Professionals follow protocols or scripts, writes Jenny D. But when teachers are asked to follow a script, they’re offended.
A professional cellist needs to know how to read the music (the protocol). In addition, he needs to know how to play the cello (the skills). Or a doctor. She needs to know how the procedure for doing an appendectomy (the protocol) and also needs to know how to use a scalpel, how to tie off bleeding arteries, how to clamp the appendix, etc. (the skills). All of these professions have protocols, which are replicable, to some extent measurable, and repeatable procedures for doing the work of the profession. Protocols allow for professional standards to be developed, for specialized knowledge of the profession to grow, and for professionals to be more powerful by having and using that specialized knowledge. Without protocols, it’s barely a profession because there’s really no way to distinguish the work of the professional from similar work by anyone else.
Several have argued that teaching is so individualized between teacher and student that it can’t be routinized, or that it shouldn’t be because it would be demeaning. On the contrary, I think some standardized, scientifically based protocols would actual improve the standing of teachers.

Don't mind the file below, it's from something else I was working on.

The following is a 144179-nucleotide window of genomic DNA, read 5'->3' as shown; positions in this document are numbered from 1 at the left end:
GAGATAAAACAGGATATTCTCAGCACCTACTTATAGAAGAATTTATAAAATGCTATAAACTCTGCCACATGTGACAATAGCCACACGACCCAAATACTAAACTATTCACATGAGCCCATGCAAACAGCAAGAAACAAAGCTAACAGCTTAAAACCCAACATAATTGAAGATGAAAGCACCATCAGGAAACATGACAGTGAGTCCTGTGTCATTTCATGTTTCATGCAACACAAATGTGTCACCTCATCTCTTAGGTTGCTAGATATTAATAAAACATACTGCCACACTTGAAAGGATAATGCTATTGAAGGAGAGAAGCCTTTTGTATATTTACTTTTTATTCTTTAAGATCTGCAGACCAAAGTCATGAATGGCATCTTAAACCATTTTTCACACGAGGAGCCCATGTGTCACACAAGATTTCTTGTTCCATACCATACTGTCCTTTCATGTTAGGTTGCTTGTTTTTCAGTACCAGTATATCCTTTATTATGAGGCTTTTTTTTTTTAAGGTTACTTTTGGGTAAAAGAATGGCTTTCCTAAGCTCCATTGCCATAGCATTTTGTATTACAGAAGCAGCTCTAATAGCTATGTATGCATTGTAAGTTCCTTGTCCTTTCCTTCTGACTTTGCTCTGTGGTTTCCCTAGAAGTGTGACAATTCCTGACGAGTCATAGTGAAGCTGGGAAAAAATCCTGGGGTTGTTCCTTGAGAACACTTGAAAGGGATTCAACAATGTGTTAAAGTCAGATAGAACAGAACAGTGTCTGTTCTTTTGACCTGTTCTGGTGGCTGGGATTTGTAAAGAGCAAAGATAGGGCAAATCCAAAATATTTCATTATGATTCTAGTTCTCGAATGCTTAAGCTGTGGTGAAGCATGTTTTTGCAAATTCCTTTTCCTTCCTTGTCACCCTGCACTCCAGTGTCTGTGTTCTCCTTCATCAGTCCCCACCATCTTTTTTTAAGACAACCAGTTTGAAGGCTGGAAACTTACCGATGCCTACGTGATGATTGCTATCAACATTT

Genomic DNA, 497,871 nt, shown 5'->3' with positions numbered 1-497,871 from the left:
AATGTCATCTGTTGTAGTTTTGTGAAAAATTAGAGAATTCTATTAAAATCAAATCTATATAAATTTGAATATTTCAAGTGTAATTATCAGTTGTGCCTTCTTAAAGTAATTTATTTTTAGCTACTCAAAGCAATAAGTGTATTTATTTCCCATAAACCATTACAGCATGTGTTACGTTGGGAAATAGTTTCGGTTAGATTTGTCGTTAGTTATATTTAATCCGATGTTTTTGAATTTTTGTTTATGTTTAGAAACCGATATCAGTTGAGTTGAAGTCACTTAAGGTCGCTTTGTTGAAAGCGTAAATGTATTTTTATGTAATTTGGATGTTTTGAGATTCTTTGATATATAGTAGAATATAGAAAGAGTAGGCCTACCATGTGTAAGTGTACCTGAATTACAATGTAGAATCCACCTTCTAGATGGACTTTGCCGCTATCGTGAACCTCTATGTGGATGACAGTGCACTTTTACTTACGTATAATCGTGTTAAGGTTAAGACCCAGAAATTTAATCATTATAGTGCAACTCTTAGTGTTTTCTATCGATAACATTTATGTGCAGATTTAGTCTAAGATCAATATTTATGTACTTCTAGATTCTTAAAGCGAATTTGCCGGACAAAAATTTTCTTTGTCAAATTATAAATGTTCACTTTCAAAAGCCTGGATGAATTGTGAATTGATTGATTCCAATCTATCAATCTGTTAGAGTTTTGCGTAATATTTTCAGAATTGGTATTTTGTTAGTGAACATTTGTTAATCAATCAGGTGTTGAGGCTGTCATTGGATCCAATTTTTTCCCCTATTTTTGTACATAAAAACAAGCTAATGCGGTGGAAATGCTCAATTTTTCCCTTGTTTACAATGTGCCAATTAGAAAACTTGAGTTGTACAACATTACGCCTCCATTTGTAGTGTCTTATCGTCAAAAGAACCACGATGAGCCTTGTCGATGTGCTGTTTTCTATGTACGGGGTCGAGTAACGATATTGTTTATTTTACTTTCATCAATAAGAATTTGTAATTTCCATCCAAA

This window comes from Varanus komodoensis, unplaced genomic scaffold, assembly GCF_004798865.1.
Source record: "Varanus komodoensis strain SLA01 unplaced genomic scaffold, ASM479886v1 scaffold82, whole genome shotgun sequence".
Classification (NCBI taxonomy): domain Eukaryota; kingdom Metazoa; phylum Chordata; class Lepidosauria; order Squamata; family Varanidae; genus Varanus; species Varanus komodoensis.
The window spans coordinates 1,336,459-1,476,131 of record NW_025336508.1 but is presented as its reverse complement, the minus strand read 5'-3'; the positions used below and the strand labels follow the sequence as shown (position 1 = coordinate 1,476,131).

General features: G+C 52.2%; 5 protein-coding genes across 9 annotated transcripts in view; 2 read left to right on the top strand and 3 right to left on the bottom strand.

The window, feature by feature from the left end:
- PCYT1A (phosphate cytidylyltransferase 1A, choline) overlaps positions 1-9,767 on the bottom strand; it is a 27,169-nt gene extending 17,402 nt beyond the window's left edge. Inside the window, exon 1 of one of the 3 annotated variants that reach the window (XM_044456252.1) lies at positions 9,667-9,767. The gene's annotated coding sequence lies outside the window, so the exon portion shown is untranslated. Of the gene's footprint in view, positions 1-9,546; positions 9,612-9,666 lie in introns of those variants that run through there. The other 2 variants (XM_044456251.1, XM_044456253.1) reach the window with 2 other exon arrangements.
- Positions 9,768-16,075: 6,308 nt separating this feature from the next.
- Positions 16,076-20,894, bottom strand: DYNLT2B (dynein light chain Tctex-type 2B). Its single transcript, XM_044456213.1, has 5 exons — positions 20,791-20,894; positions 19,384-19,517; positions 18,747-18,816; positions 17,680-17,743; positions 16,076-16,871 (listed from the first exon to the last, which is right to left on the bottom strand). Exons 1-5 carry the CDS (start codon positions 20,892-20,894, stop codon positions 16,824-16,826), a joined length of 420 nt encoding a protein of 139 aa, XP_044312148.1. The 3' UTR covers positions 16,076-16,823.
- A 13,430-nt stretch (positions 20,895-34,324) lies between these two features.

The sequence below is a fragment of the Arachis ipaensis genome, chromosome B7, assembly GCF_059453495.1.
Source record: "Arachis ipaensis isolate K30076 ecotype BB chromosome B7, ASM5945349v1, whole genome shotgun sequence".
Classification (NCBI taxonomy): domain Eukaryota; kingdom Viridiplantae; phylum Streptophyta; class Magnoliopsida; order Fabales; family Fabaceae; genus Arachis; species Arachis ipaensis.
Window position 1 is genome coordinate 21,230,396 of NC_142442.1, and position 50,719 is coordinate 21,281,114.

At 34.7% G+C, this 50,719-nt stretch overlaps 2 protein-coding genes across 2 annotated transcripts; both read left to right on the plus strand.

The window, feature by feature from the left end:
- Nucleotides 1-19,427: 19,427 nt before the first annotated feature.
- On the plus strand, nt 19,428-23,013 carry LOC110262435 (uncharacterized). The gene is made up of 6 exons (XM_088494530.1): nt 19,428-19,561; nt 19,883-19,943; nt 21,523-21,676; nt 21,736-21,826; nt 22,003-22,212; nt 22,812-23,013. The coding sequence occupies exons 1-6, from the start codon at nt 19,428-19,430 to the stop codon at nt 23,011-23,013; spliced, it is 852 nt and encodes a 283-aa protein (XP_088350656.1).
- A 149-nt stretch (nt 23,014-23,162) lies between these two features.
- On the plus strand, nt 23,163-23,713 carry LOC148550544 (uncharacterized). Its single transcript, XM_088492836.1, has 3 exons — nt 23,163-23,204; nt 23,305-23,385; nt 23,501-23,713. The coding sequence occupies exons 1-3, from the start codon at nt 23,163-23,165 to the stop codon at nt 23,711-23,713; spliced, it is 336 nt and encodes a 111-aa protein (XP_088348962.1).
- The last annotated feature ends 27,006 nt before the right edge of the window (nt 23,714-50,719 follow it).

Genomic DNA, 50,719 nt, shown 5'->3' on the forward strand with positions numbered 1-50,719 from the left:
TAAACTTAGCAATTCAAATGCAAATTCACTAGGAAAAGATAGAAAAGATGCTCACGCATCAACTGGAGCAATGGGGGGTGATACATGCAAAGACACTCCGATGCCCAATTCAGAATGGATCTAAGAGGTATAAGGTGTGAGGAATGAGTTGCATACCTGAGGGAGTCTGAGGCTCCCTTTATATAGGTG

Psychologists, pressured by managed care plans to show results, have moved to short-term standardized therapies designed to produce specific outcomes, she writes. Studies show the protocols produced the desird results.
These protocols were not entirely scripts; they could be tailored to fit the individual patient’s needs. But they provided a fairly tight framework that kept the therapy on track, and prevented the process from drifting into inertia.
The psychologists I spoke to said this new way of viewing therapy (which was loathed by most shrinks when first introduced) has actually shed new light on their work. It has allowed them to see results, and to build on the results by doing more research and measurement of their professional efforts.
Many teachers think of teaching as an art. But not all teachers are great artists.
Jenny D’s also looking for links to stories on parents complaining about Christmas celebrations in schools: Either too much Christmas or too little will work for her, as long as people are complaining. Which they usually are.